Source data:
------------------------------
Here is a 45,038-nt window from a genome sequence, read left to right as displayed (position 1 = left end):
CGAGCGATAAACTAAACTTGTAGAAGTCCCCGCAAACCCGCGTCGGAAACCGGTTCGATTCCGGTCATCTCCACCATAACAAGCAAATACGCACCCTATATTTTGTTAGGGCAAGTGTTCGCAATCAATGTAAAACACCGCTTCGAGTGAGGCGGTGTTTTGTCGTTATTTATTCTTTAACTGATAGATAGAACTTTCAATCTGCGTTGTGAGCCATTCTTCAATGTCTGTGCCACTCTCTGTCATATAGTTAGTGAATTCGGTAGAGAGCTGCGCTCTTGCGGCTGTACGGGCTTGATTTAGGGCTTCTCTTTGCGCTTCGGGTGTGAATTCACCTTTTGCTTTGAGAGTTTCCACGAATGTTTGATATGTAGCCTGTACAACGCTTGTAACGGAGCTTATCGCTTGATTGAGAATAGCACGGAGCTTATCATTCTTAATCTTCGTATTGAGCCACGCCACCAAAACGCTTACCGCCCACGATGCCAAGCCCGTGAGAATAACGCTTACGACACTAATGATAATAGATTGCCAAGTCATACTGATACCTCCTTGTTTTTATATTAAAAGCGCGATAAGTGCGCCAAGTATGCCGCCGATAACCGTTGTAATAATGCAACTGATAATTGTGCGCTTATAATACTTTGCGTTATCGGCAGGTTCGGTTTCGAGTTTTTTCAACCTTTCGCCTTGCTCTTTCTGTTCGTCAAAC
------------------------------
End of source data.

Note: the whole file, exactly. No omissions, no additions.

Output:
Here is a 45,038-nt window from a genome sequence, read left to right as displayed (position 1 = left end):
CGAGCGATAAACTAAACTTGTAGAAGTCCCCGCAAACCCGCGTCGGAAACCGGTTCGATTCCGGTCATCTCCACCATAACAAGCAAATACGCACCCTATATTTTGTTAGGGCAAGTGTTCGCAATCAATGTAAAACACCGCTTCGAGTGAGGCGGTGTTTTGTCGTTATTTATTCTTTAACTGATAGATAGAACTTTCAATCTGCGTTGTGAGCCATTCTTCAATGTCTGTGCCACTCTCTGTCATATAGTTAGTGAATTCGGTAGAGAGCTGCGCTCTTGCGGCTGTACGGGCTTGATTTAGGGCTTCTCTTTGCGCTTCGGGTGTGAATTCACCTTTTGCTTTGAGAGTTTCCACGAATGTTTGATATGTAGCCTGTACAACGCTTGTAACGGAGCTTATCGCTTGATTGAGAATAGCACGGAGCTTATCATTCTTAATCTTCGTATTGAGCCACGCCACCAAAACGCTTACCGCCCACGATGCCAAGCCCGTGAGAATAACGCTTACGACACTAATGATAATAGATTGCCAAGTCATACTGATACCTCCTTGTTTTTATATTAAAAGCGCGATAAGTGCGCCAAGTATGCCGCCGATAACCGTTGTAATAATGCAACTGATAATTGTGCGCTTATAATACTTTGCGTTATCGGCAGGTTCGGTTTCGAGTTTTTTCAACCTTTCGCCTTGCTCTTTCTGTTCGTCAAAC